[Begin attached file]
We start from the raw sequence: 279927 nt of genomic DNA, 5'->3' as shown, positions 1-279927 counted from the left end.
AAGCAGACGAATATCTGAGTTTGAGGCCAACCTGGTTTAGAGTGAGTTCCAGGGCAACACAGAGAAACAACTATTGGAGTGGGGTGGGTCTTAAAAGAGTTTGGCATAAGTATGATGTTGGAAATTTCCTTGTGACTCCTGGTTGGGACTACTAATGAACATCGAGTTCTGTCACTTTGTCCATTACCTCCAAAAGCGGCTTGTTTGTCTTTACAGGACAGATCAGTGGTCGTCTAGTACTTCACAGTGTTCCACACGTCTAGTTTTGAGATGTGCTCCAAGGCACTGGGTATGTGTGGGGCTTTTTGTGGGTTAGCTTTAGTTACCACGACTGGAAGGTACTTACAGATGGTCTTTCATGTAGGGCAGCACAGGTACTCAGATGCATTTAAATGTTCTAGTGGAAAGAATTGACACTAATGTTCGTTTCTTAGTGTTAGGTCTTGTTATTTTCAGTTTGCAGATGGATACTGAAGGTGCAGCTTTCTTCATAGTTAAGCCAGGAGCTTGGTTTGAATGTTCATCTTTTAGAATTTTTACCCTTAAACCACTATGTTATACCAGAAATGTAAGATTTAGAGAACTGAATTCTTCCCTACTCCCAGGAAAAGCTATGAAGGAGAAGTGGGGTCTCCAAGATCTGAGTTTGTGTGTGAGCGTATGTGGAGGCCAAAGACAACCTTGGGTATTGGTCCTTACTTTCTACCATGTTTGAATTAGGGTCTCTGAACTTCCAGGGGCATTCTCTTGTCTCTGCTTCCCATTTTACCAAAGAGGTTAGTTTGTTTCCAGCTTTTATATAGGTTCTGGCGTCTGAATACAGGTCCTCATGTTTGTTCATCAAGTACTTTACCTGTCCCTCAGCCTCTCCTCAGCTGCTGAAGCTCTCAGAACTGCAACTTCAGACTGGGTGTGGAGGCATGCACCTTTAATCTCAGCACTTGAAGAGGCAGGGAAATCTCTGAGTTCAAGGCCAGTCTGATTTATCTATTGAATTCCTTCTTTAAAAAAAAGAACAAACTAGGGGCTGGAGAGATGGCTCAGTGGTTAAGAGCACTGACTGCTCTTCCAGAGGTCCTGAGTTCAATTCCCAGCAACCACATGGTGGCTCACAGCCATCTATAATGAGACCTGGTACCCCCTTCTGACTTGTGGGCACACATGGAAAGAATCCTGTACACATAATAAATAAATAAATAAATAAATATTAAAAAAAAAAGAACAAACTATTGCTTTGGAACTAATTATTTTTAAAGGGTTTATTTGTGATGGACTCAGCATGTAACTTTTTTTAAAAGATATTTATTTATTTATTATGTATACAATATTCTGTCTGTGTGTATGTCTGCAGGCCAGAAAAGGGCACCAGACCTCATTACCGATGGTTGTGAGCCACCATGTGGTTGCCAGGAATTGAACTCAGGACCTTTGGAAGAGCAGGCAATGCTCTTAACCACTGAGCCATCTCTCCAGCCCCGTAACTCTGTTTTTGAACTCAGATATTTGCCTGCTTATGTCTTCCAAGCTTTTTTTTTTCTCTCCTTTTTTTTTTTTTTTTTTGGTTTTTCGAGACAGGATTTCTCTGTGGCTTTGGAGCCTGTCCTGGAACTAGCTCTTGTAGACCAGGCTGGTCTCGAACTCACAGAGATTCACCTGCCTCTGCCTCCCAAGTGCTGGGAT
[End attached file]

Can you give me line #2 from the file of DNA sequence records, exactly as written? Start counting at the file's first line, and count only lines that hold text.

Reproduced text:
AAGCAGACGAATATCTGAGTTTGAGGCCAACCTGGTTTAGAGTGAGTTCCAGGGCAACACAGAGAAACAACTATTGGAGTGGGGTGGGTCTTAAAAGAGTTTGGCATAAGTATGATGTTGGAAATTTCCTTGTGACTCCTGGTTGGGACTACTAATGAACATCGAGTTCTGTCACTTTGTCCATTACCTCCAAAAGCGGCTTGTTTGTCTTTACAGGACAGATCAGTGGTCGTCTAGTACTTCACAGTGTTCCACACGTCTAGTTTTGAGATGTGCTCCAAGGCACTGGGTATGTGTGGGGCTTTTTGTGGGTTAGCTTTAGTTACCACGACTGGAAGGTACTTACAGATGGTCTTTCATGTAGGGCAGCACAGGTACTCAGATGCATTTAAATGTTCTAGTGGAAAGAATTGACACTAATGTTCGTTTCTTAGTGTTAGGTCTTGTTATTTTCAGTTTGCAGATGGATACTGAAGGTGCAGCTTTCTTCATAGTTAAGCCAGGAGCTTGGTTTGAATGTTCATCTTTTAGAATTTTTACCCTTAAACCACTATGTTATACCAGAAATGTAAGATTTAGAGAACTGAATTCTTCCCTACTCCCAGGAAAAGCTATGAAGGAGAAGTGGGGTCTCCAAGATCTGAGTTTGTGTGTGAGCGTATGTGGAGGCCAAAGACAACCTTGGGTATTGGTCCTTACTTTCTACCATGTTTGAATTAGGGTCTCTGAACTTCCAGGGGCATTCTCTTGTCTCTGCTTCCCATTTTACCAAAGAGGTTAGTTTGTTTCCAGCTTTTATATAGGTTCTGGCGTCTGAATACAGGTCCTCATGTTTGTTCATCAAGTACTTTACCTGTCCCTCAGCCTCTCCTCAGCTGCTGAAGCTCTCAGAACTGCAACTTCAGACTGGGTGTGGAGGCATGCACCTTTAATCTCAGCACTTGAAGAGGCAGGGAAATCTCTGAGTTCAAGGCCAGTCTGATTTATCTATTGAATTCCTTCTTTAAAAAAAAGAACAAACTAGGGGCTGGAGAGATGGCTCAGTGGTTAAGAGCACTGACTGCTCTTCCAGAGGTCCTGAGTTCAATTCCCAGCAACCACATGGTGGCTCACAGCCATCTATAATGAGACCTGGTACCCCCTTCTGACTTGTGGGCACACATGGAAAGAATCCTGTACACATAATAAATAAATAAATAAATAAATATTAAAAAAAAAAGAACAAACTATTGCTTTGGAACTAATTATTTTTAAAGGGTTTATTTGTGATGGACTCAGCATGTAACTTTTTTTAAAAGATATTTATTTATTTATTATGTATACAATATTCTGTCTGTGTGTATGTCTGCAGGCCAGAAAAGGGCACCAGACCTCATTACCGATGGTTGTGAGCCACCATGTGGTTGCCAGGAATTGAACTCAGGACCTTTGGAAGAGCAGGCAATGCTCTTAACCACTGAGCCATCTCTCCAGCCCCGTAACTCTGTTTTTGAACTCAGATATTTGCCTGCTTATGTCTTCCAAGCTTTTTTTTTTCTCTCCTTTTTTTTTTTTTTTTTTGGTTTTTCGAGACAGGATTTCTCTGTGGCTTTGGAGCCTGTCCTGGAACTAGCTCTTGTAGACCAGGCTGGTCTCGAACTCACAGAGATTCACCTGCCTCTGCCTCCCAAGTGCTGGGAT